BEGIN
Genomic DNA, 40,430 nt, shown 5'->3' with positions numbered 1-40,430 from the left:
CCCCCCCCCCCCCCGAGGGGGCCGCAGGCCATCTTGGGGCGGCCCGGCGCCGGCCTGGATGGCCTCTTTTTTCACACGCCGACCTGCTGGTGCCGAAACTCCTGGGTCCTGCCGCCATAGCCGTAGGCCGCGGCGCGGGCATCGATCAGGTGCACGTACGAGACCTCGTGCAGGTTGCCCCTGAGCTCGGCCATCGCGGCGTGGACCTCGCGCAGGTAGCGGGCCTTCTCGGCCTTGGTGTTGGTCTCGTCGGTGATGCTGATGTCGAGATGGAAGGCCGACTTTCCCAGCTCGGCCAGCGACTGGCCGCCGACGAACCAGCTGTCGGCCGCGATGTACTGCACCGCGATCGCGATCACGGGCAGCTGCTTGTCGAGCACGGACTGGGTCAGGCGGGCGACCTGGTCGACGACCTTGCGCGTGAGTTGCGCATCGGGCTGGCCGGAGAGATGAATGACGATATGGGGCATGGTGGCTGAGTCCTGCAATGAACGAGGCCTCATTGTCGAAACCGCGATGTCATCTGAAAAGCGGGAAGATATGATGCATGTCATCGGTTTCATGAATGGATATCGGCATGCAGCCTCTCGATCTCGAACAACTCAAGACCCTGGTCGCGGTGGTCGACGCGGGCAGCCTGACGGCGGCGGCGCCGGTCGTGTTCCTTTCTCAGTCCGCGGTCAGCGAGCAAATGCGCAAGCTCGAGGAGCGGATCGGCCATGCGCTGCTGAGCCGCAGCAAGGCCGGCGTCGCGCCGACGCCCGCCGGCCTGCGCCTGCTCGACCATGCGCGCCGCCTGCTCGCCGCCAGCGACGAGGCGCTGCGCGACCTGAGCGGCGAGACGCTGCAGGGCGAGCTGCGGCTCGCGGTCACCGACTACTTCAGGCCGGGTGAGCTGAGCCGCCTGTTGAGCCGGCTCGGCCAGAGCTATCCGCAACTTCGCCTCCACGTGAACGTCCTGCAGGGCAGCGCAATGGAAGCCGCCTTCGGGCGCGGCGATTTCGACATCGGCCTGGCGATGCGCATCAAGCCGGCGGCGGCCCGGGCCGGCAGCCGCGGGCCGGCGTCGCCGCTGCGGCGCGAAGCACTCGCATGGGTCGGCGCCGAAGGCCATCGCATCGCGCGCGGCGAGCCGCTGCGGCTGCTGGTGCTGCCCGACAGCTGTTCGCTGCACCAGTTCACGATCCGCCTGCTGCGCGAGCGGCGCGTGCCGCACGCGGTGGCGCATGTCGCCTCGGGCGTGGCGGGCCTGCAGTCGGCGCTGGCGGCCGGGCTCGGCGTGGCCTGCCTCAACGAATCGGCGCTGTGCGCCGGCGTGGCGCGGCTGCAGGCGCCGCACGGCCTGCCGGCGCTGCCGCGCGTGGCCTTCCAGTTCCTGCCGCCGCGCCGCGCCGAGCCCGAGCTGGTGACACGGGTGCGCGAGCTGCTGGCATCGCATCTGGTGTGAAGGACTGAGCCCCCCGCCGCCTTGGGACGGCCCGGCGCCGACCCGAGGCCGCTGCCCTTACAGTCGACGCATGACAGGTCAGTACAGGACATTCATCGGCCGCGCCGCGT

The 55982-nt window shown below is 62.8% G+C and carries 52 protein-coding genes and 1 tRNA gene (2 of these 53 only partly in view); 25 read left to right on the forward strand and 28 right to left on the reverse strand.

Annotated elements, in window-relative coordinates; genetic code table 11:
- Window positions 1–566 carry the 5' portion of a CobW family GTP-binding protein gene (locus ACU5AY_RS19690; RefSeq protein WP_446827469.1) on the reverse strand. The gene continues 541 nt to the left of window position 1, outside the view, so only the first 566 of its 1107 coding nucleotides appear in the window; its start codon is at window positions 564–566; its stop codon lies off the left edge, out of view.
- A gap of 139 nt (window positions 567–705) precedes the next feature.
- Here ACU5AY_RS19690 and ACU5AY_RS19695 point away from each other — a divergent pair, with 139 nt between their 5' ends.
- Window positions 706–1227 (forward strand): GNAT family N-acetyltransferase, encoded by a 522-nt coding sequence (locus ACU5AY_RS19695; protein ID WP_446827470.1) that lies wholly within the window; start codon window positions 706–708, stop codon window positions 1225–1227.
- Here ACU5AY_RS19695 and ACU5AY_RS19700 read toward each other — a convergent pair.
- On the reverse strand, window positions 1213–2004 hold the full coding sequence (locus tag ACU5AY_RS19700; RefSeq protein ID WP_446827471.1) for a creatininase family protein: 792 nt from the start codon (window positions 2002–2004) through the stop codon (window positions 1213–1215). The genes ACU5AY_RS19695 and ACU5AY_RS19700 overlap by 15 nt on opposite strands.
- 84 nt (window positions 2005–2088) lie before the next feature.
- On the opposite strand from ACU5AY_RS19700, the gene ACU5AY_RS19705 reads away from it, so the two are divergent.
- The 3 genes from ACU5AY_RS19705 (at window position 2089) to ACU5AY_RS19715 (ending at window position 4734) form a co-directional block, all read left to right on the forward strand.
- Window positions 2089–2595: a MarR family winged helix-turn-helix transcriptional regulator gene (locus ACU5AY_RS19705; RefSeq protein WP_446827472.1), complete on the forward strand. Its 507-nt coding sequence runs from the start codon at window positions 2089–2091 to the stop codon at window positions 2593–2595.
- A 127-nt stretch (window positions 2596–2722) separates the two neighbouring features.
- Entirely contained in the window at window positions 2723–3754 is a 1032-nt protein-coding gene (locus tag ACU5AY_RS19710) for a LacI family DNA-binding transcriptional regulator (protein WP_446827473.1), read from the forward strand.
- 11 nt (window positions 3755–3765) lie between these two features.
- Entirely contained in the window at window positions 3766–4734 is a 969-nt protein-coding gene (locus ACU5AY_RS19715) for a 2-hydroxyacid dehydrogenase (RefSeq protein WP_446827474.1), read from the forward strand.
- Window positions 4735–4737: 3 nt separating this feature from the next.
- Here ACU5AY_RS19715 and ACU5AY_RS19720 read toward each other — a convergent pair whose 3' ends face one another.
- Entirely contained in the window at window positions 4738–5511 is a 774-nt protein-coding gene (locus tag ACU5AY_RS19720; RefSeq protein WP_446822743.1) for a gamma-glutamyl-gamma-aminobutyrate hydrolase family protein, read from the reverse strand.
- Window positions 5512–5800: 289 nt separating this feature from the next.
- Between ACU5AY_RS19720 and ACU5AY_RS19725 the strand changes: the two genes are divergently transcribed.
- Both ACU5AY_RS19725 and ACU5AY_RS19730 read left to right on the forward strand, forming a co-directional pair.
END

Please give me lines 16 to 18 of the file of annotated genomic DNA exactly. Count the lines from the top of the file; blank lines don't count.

- Entirely contained in the window at window positions 2723–3754 is a 1032-nt protein-coding gene (locus tag ACU5AY_RS19710) for a LacI family DNA-binding transcriptional regulator (protein WP_446827473.1), read from the forward strand.
- 11 nt (window positions 3755–3765) lie between these two features.
- Entirely contained in the window at window positions 3766–4734 is a 969-nt protein-coding gene (locus ACU5AY_RS19715) for a 2-hydroxyacid dehydrogenase (RefSeq protein WP_446827474.1), read from the forward strand.